I hate to disagree with you Sidney, as you have been in the trenches on most issues for a long time. But the Bishops dust-up with Obama has been couched in an egregious example of Orwellian newspeak that would make the most callous PR spin doctor blush. The bishops (not the church, not the laity) would have the most rigid right-wing Catholic moral theology imposed on all Americans, at the cost of those Americans having their civil rights violated.
Patriotism may not be the last refuge of a scoundrel. It may very will be religion as defined by the ecclesiastical troglodytes who would drag the People of God back to a medeval, pelvic concept of sexuality and human love.
This is additional corroboration, if such were needed, that an old, male, celibate caste remains clueless where questions of sexuality, women's rights, gender and the supremacy of conscience are concerned.
Marie Rehbein | 2/16/2012 - 6:55pm
The whole way the bishops approached this was wrong.  It was not necessary to mobilize the laity to oppose President Obama and claim that he was intent on destroying religious liberty.  As it turned out, the directive exempted religiously affiliated institutions for a year for the explicit purpose of providing time to iron out difficulties pertaining to how the Catholic Church feels about contraception. 

Clearly the leader of the bishops had the President's ear and attention, even though the President was not at his beck and call.  He does have a few other obligations.  So the question I have is slightly different from the one posed by the interviewer.  It is: why did people who do not share the bishops' perspective on contraception and who more than likely had voted for President Obama fall so completely for the bishops' alarmist representation of the situation and not give the benefit of some doubt to the Obama administration?

The next time the bishops pull something like this, will people fall for it again?  Why do they continue to claim that the administration is out to destroy religious liberty?
David Pasinski | 2/16/2012 - 5:37pm
I have appreciated always Sidney (and Daniel) Callahan's thought and am willing to listen again, but for the many reasons posted in thes blogs in these weeks, do not see this as an attack upon religious liberty.  Of course, the argument is what is "religious" and what is "liberty" in this republic.  Ay, there's the rub!

Nevertheless, it was refreshing to see signsof  of life in a moribund body. Wish they'd had this chutzpah- like the German bishops apparently did - to oppose something a little more in their competencies - the new missal.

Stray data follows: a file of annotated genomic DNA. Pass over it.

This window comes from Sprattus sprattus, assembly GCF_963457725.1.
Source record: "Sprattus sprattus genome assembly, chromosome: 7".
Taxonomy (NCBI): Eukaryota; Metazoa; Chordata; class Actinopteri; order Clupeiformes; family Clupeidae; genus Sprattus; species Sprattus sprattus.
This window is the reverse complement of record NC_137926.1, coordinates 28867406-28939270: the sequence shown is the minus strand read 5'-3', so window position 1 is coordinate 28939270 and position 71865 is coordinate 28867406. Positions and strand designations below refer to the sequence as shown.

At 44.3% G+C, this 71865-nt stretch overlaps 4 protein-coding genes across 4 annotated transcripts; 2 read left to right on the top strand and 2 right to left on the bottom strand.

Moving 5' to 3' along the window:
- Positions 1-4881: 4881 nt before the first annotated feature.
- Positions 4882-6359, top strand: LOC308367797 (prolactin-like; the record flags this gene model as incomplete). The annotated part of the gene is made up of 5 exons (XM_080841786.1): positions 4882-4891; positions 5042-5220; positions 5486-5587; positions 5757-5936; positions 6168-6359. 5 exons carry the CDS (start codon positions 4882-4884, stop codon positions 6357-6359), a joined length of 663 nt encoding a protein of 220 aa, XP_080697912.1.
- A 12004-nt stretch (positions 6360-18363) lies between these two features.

Amy Ho-Ohn | 2/19/2012 - 6:15pm
Oops, addendum: I just noticed Jeffrey's current question is "Can the government order groceries to give away bread?" (He wrote "Can the government force you to buy broccoli a couple of years.)

Juan Lino, as a Catholic, aren't you kind of embarrassed by these guys' shoddy, mangled analogies? First a "kosher deli" that is forced to serve ham sandwiches and now the government forcing the grocer to give away bread? Analogical thinking is supposed to be something Catholics are good at.

Catholic hospitals are not being required to provide contraception or perform sterilizations. They are simply not being permitted to make insurance companies exclude these from the insurance policies they offer employees.

Not being able to exclude benefits is not the same thing as being required to provide them. Being required to provide insurance that provides them to employees is not the same thing as being required to provide them to customers. Isn't deductive logic supposed to be something Catholics are supposed to be good at?
Anonymous | 2/18/2012 - 9:50am
DaveP (is that your first name or last name?),
We can argue whether the state should requier all insurance policies should cover smoking cessation.  I personally think that people should be free to buy policies with or without smoking cessation.  I also think insurance companies should be free to either have policies with or without smoking cessation.  We can also have a discussion concerning whether addiction to smoking is a disease.  All of this has little to do with the state requiring all insurance policies to cover oral contraceptive pill and surgical sterilization.

Nobody on this blog was arguing that one should defend a persons conscience to violate universally accepted inalienable rights such as the right of life and the obligation for parents to protect their children.  I am really sorry about your brother.
Marie Rehbein | 2/17/2012 - 10:51pm

The government mandate takes you off the hook so far as appearing hypocritical goes.  The government says you have to offer it.  Then you offer it, but no one needs to take advantage of it.  There could come a day when someone on your staff decides to have her tubes ties to prevent an accidental pregnancy late in life or one that might endanger her life, and this will be covered.  It might not be something you ever know about, and that is how it should be.